Business Not as Usual: Attracting and Retaining Internship Providers

Presented by: Kenan A. Fishburne

The economy is slowly rebounding after the 2008 economic downturn in the housing and construction industries (Monthly Labor Review, 2010).  Interior designers and architects were among the hardest hit, resulting in a loss of valuable internship locations (U S. Bureau of Labor Statistics, 2012).  With 80% of the design firms in the United States employing less than five employees (Winchip, 2013), there are fewer providers available for mentoring young designers through internships.  Proactively, both NCARB and CIDQ (formerly NCIDQ) have revised  timetables to allow students to count certain early internship experience toward work requirements for eligibility to take the professional exam.  These changes in the business climate must also be addressed by higher education interior design programs so internship programs remain viable.  

This study sought to answer the question:  What changes should academic institutions be making to internship programs that will result in internship provider retention?   Both a general literature review and a best practices review of industry and university internship programs were conducted to identify current internship issues.  A  23-question survey  was then designed to collect both qualitative and quantitative data through national  distribution to 600 practicing designers who are members of  ASID and IIDA,  yielding 119 responses.

Survey results have been divided into three sections:  The first focused on demographics and experience of providers; the second on status of current internship offerings and provider motivation; and the third on provider perception of  internship curricula including suggestions to make internship programs stronger.  

Responses indicated that 68% of 115 respondents were young designers who have practiced less than five years, with 77 percent of total respondents indicating they were not NCIDQ certified.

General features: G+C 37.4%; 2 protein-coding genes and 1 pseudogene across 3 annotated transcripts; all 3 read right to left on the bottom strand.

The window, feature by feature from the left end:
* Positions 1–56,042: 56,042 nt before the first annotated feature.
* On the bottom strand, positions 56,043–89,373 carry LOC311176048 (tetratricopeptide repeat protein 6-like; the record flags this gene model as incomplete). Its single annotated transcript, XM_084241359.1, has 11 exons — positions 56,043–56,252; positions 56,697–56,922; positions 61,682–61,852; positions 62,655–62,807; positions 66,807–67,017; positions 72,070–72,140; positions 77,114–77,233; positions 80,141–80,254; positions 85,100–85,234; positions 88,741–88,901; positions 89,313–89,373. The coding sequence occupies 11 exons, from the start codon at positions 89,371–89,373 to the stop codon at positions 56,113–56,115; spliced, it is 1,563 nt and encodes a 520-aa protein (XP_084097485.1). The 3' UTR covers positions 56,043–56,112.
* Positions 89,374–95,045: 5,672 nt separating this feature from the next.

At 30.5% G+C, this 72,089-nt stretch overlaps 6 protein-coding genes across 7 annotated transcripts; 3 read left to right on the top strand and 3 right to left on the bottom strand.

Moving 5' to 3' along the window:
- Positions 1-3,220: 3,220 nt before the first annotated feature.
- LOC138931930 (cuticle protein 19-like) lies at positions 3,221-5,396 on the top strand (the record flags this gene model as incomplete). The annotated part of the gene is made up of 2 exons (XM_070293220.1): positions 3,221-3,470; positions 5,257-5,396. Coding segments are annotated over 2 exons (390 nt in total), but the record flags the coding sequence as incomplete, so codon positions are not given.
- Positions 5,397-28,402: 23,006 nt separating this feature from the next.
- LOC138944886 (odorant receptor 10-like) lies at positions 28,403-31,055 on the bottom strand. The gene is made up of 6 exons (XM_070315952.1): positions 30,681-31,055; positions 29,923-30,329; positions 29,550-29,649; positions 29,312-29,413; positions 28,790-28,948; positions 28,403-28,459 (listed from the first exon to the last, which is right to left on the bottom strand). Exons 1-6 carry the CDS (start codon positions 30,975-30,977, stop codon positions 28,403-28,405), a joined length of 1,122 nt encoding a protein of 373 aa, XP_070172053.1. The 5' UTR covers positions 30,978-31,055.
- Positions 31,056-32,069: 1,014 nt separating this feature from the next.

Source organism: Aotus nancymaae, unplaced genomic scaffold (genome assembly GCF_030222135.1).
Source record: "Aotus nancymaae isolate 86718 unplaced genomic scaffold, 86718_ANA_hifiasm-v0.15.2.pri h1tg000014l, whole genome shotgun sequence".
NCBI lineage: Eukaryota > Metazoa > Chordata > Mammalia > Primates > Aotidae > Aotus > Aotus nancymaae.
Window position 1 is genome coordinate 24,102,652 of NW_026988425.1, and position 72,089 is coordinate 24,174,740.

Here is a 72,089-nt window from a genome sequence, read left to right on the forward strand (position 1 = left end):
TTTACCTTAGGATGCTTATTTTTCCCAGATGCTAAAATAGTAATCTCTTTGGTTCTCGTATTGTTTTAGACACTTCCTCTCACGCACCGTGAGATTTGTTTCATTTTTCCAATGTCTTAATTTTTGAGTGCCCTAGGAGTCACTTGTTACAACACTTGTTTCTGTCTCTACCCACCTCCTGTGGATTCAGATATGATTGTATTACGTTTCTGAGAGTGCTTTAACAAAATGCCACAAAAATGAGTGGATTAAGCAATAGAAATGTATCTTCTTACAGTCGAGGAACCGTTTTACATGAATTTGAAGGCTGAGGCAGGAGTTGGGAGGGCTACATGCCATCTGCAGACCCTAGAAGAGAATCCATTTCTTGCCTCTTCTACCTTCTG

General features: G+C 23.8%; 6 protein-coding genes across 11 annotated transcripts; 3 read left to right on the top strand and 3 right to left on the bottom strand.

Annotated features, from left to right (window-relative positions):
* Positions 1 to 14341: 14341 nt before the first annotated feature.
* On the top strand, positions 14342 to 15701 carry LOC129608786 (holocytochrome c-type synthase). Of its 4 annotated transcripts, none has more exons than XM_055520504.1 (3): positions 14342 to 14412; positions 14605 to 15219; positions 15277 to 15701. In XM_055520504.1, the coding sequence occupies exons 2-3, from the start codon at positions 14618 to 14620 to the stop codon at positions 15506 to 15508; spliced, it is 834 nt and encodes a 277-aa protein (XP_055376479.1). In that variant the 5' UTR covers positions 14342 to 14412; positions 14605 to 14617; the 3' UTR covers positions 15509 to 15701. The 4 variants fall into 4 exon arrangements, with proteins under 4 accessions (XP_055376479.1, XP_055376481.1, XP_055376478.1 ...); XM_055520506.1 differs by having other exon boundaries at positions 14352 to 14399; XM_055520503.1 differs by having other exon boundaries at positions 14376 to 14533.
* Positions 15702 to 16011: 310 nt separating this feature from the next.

Fifty-seven percent of the respondents had mentored an intern in the last five years, but 46 percent had reduced internship offerings  or stopped offering internships due to lack of work.  
Over 82% of mentors reported being conflicted in their motivation for offering internships. They want students to add value to their firm, but also feel a duty to be altruistic and responsible to the profession for mentoring the next generation.  

When asked about paid versus unpaid internships, mentors were evenly divided with 50% offering paid internships.

When asked what they look for when selecting an intern, they indicated that soft skills such as work attitude, punctuality, good attitude, and proper attire were essential.  They also indicated a desire for interns to have stronger business skills.  Over 85% said they would hire or help their interns look for work.

With a new economy,  increasing job accountability metrics, and a faster track to professional certification, internships are essential.   Programs may need to look beyond their current providers to retain and expand internship locations.  Asking internship providers for feedback on student preparedness may also provide “buy-in” and help close perceived gaps in student readiness.  Survey results highlighted the need to bring together academic institutions, students, and internship providers to make sure all benefit from the internship process.


  • Bureau of Labor Statistics, U.S. Department of Labor, Occupational Outlook Handbook, 2012-13 Edition, Interior Designers, On the Internet, Retrieved on October 28, 2012, from
  • Byun, K. (2010). The U.S. Housing Bubble and Bust:  Impacts on Employment. Monthly Review. December 2010,3-18
  • Winchip,S. (2013).Professional Practice For Interior Designers in the Global Marketplace. New York, New York:  Bloomsbury Publishing, Inc.
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